I’ve been looking a lot at the Job Voyager, a nifty interactive chart of the U.S. labor force from 1850 through 2000. On it, you can see the number of farmers and farm workers decreasing fairly steadily and the number of clerical workers rising. You can see the percentage of women in workforce increasing, with an impressive leap between 1950 and 1960. A fascinating fact: until 1950, one could claim “inmate” as an occupation on one’s census form. Likewise “retired.” Some professions, like blacksmith, have basically disappeared, while others, like electrician, have emerged. Aside from a spike in 1990, the percent of public officials has been fairly constant.
It’s an amazing look at how American life has changed over the years. A blacksmith had skills and knowledge an electrician doesn’t, and vice versa—though both professions require working with customers, prioritizing and pacing jobs, and coping with emergencies. History classes often take a very impersonal view; we study wars and supreme court cases, but we look less often at how people live. On the other side, when we read biography, memoir, or historical fiction, we tend to get a wonderful personal view; we see very clearly how that one person lived. The Job Voyager gives us a rare middle view: we’re looking at the shape of the entire society, but we’re also looking at the day-to-day details of how people made a living.
I’ve really been having fun looking at these charts. It’s also fun to think about how a similar chart would look in another hundred years—I can just see “blogger” appearing from nowhere.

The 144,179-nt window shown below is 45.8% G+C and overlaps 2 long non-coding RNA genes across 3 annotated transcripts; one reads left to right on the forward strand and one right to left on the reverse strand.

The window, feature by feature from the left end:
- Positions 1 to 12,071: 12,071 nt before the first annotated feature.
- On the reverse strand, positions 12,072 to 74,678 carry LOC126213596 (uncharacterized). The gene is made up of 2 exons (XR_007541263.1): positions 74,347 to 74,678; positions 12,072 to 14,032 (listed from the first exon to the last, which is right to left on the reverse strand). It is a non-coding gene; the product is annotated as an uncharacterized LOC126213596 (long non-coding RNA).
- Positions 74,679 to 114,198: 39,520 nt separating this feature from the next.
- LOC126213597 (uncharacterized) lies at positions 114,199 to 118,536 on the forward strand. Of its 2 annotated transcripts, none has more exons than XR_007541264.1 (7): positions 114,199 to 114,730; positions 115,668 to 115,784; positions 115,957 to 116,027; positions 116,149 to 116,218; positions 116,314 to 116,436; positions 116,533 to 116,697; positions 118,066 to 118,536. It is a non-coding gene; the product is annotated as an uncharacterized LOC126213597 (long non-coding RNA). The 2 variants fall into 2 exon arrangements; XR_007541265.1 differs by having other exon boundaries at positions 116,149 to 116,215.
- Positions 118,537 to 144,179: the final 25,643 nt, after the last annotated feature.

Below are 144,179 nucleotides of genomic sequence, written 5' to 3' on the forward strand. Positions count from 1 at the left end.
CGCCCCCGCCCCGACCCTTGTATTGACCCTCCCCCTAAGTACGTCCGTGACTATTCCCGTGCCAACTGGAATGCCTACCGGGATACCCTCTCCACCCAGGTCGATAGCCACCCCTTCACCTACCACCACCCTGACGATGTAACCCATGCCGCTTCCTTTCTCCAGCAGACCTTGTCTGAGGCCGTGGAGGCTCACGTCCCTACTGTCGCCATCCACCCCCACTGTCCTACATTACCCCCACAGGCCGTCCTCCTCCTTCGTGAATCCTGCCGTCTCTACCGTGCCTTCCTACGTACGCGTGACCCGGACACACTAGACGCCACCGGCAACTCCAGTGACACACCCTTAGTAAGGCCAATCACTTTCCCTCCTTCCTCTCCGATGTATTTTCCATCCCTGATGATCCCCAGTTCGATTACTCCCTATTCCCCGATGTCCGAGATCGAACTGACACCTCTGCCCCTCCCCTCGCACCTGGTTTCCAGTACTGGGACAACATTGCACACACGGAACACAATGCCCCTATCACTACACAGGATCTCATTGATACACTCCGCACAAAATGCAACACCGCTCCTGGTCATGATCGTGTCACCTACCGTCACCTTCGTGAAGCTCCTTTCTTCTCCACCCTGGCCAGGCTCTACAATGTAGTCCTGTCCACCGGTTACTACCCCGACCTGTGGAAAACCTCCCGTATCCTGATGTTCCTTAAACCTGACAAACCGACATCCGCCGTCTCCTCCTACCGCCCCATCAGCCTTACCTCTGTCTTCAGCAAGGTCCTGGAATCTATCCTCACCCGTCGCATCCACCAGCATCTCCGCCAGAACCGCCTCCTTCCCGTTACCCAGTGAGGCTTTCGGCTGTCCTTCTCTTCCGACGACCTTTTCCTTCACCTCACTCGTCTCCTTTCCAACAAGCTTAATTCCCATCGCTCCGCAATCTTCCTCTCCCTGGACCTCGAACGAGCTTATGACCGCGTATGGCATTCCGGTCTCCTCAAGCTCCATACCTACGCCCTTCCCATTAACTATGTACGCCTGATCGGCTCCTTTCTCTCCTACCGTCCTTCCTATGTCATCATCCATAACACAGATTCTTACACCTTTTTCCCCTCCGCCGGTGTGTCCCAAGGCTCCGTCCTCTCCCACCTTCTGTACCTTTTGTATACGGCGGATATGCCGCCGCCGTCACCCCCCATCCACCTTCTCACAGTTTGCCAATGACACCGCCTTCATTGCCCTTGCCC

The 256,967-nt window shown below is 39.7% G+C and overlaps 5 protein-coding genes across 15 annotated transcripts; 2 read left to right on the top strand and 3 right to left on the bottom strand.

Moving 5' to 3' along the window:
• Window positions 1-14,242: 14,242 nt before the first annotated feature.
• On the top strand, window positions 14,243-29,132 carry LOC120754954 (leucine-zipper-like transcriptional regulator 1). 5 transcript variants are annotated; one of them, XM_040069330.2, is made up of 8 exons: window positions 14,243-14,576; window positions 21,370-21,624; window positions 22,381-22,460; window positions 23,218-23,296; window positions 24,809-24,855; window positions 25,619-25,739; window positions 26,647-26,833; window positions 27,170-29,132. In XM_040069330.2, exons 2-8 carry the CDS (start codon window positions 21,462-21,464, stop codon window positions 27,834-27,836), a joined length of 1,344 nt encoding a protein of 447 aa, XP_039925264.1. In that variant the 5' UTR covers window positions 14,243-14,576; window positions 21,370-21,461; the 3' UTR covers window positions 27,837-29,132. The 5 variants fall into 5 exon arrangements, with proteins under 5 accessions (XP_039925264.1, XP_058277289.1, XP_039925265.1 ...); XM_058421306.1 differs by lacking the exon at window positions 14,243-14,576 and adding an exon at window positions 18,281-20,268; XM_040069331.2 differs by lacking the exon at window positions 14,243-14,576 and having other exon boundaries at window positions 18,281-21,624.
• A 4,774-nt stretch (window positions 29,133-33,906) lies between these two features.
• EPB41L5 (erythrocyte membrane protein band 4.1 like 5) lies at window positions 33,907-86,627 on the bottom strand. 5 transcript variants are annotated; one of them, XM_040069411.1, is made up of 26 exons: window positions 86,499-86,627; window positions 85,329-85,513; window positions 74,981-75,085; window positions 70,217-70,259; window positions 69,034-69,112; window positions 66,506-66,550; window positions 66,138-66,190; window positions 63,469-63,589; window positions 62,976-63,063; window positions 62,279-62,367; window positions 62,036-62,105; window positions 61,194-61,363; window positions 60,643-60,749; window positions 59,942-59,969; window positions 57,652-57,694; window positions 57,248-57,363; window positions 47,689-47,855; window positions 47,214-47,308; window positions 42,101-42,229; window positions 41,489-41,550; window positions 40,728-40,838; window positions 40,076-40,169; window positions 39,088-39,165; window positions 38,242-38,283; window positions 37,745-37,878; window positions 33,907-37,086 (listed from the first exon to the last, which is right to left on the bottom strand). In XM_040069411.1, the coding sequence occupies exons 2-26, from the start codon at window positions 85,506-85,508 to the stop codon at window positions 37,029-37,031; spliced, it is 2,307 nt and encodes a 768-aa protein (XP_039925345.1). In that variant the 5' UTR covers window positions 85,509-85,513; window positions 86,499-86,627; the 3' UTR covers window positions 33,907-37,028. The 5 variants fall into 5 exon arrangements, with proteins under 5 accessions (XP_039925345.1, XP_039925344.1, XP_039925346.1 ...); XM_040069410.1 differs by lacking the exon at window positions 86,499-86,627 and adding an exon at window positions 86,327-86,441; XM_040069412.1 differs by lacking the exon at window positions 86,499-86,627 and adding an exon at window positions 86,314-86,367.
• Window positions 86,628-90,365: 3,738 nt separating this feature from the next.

3 thoughts on “Work: Past, Present, Future”
The data is alarming! Too many graduate from college and high school without any skills at all. Yet, if a young person learns a trade, like blacksmithing, he or she will not only have a paycheck, but also a sense of accomplishment that comes from working with one’s hands.
“Have you beheld a man skillful in his work? Before kings is where he will station himself; he will not station himself before commonplace men.”
Why is it alarming, Dionna?
Yes, too many graduate—or don’t—without skills, but that’s not the message I saw in this data. Sure, blacksmithing’s not a common trade anymore, but a good electrician or mechanic or programmer can and should get just as much satisfaction and sense of accomplishment from their work. Wiring a house, fixing a car, or programming a computer require skill and knowledge, too. The data shows change, but change doesn’t need to be bad.
I am alarmed because it seems to me that we live in a society that often looks down on occupations that require sweat–the so-called blue-collar jobs. Young people seem to turn their nose at the idea of working with their hands–be it becoming a mechanic, an electrician, a carpenter, a horse groomer, a roofer, or a window cleaner. Yet all these trades require skill. True, being a writer, an artist, or an editor requires sweat and skill, too. But I agree with the words of Booker T. Washington: “No race can prosper till it learns that there is as much dignity in tilling a field as in writing a poem.”
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